(All Album Reviews by Sean)
If The Inner Mounting Flame was ground zero for the fusion explosion, Birds of Fire was the next logical step for the Mahavishnu Orchestra. An evolution of sorts and a cooling at the same time.
Birds of Fire is a much different album than it's predecessor. Inner was a virtual explosion of sound coming at the listener. Some find that quality to be Maha's best feature and regard Inner as the band's pinnacle. Others see it more as a bit of a wankfest, an album that fatigues the listener after three or four numbers. If you fall into that category, or anywhere close to it, Birds will strike your ears very differently. This is a very dynamic lp. The arrangements on this album are the bands most intricate- but they are not claustrophobic. A big step forward?? I'd like to think so.
Sure there is plenty of muscular chops flexing going on, but on this album each member has more room as they solo, rather than everyone going at it all at once, ala Inner. Because of this what we get is a more balanced album, still firey, but tempered. This album introduces dynamics into the band's vocabulary, something only hinted at in the onslaught known as The Inner Mounting Flame. Actually this album has more in common with an album a different version of the Mahavishnu Orchestra would make in a few years, Visions of the Emerald Beyond. They seem similar in countour and character, to this listener anyway.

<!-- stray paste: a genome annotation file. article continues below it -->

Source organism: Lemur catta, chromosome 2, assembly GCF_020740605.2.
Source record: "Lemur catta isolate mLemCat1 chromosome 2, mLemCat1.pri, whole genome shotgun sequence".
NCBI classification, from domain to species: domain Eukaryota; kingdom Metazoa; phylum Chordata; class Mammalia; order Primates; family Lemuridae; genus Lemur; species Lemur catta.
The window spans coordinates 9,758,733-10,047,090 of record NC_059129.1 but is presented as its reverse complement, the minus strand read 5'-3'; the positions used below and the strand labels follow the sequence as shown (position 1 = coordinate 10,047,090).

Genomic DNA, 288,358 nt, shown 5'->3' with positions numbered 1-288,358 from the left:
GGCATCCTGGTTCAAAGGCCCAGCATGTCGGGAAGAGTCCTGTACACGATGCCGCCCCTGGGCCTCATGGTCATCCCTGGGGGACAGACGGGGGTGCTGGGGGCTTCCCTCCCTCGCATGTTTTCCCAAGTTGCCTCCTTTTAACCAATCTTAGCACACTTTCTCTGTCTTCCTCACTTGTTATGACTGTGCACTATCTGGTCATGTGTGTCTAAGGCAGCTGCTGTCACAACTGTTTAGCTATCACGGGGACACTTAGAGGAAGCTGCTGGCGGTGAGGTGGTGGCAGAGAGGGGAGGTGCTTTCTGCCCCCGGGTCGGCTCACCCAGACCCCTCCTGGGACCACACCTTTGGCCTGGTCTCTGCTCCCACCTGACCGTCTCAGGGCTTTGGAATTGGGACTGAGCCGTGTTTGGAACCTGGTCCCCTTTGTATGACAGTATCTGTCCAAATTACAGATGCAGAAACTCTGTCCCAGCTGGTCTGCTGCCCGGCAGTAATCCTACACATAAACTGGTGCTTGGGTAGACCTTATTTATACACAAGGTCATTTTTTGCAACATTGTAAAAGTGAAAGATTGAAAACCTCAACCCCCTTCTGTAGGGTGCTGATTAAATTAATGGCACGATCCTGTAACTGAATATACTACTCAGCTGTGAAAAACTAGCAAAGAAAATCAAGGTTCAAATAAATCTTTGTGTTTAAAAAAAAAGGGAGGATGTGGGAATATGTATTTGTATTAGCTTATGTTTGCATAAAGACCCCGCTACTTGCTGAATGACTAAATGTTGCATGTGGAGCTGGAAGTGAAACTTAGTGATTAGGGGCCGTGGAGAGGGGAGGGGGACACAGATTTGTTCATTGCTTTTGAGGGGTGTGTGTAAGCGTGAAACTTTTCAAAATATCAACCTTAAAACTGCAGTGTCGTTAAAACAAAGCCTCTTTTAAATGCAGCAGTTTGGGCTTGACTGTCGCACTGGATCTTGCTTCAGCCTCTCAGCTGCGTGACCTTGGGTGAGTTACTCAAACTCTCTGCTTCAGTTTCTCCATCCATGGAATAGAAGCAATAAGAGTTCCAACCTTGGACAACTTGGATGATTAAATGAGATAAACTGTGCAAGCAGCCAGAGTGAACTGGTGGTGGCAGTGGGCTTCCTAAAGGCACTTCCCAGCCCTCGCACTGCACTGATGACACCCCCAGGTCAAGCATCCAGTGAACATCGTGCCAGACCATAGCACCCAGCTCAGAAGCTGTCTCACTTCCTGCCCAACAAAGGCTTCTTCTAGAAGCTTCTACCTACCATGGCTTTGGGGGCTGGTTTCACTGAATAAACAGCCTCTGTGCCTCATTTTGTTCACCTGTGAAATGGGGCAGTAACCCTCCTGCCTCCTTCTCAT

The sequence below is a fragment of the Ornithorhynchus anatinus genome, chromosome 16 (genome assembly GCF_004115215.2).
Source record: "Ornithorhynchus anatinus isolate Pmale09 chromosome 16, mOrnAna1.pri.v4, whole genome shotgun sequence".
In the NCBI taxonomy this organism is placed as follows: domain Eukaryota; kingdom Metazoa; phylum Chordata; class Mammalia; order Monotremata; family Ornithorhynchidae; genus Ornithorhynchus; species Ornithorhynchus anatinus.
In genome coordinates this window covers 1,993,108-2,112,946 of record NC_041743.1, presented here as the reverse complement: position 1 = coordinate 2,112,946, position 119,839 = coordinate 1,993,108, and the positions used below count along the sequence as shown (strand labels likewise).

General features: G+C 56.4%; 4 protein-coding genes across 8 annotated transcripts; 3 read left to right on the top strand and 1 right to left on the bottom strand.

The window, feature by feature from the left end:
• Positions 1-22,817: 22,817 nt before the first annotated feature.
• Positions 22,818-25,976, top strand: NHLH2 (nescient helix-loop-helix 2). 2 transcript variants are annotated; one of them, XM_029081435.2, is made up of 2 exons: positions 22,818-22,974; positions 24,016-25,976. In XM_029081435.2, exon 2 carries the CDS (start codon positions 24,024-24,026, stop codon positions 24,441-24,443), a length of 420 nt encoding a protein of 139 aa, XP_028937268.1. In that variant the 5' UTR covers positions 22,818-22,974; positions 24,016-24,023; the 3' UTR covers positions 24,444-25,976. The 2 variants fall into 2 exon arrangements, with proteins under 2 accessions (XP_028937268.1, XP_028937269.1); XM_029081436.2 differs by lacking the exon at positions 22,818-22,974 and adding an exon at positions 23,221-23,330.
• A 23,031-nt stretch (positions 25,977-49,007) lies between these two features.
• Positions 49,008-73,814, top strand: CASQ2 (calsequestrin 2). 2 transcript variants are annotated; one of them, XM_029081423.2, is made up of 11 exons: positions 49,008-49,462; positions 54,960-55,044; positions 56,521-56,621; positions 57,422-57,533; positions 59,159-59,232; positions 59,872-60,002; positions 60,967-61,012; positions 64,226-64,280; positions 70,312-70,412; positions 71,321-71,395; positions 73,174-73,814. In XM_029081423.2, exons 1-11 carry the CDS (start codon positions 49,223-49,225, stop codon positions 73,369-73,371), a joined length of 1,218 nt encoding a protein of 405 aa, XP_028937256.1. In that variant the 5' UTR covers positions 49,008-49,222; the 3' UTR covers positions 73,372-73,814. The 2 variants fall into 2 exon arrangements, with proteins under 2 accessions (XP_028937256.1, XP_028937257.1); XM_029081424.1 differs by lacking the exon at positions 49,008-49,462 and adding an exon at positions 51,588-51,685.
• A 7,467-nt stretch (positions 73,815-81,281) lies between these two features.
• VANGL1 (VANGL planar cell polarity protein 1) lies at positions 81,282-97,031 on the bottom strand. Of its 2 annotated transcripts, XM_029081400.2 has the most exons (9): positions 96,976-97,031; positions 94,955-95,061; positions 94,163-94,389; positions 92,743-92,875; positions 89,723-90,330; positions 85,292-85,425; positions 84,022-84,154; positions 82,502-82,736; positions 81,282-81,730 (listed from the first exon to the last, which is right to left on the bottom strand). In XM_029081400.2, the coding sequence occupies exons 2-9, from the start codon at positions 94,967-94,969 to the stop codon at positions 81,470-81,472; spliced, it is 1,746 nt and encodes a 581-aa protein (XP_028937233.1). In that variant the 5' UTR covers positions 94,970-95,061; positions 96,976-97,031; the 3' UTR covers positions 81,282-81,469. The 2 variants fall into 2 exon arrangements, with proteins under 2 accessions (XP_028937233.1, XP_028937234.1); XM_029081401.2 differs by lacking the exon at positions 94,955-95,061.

There are some similarities between the compositions here and on the bands debut. The opener, "Birds of Fire" bears more than a passing resemblance to Inner's opener, "Meeting of the Spirits"- which is no doubt a template for many tunes to come. A odd chordal arpeggio gives way to some amazing linear lines on "Birds of Fire". This tune lives up to it's name. For me though, the next few tunes really allow Birds stand on it's own.
"Miles Beyond" is a cover of a Miles Davis number. Here it gets a reworking that makes it seem as if it is this bands own composition. The call and response parts here between violinist Jerry Goodman and guitarist John McLaughlin are breathtaking to say the least. "Celestial Terrestrial Commuters" continues this breathtaking ride. Keyboardist Jan Hammer spins some dazzling moog lines and spits solos back and forth between him and McLaughlin like hot potatos.
Next we get 30 secs of spacey noise known as "Sapphire Bullets of Pure Love", which signals that something different is coming. It arrives in the form of a duet between piano and acoustic guitar- "Thousand Island Park". I have heard more inspired acoustic shredding from JM, but this hits the spot at this point of the album. Nice change of dynamics.
I won't attempt to describe the rest of the tunes on here. Rest assured the remainder of this album serves up some of the groups best compositions and maybe one or two that are not- you decide. Nevertheless, if you are a fan of 70's fusion, this album is ESSENTIAL!
PS I can't close this without pointing out that drummer Billy Cobham absolutely smokes on this album! As per usual, but it all seems so much more when he has players like JM to play off of. And playing amazing compositions like the ones here on Birds of Fire.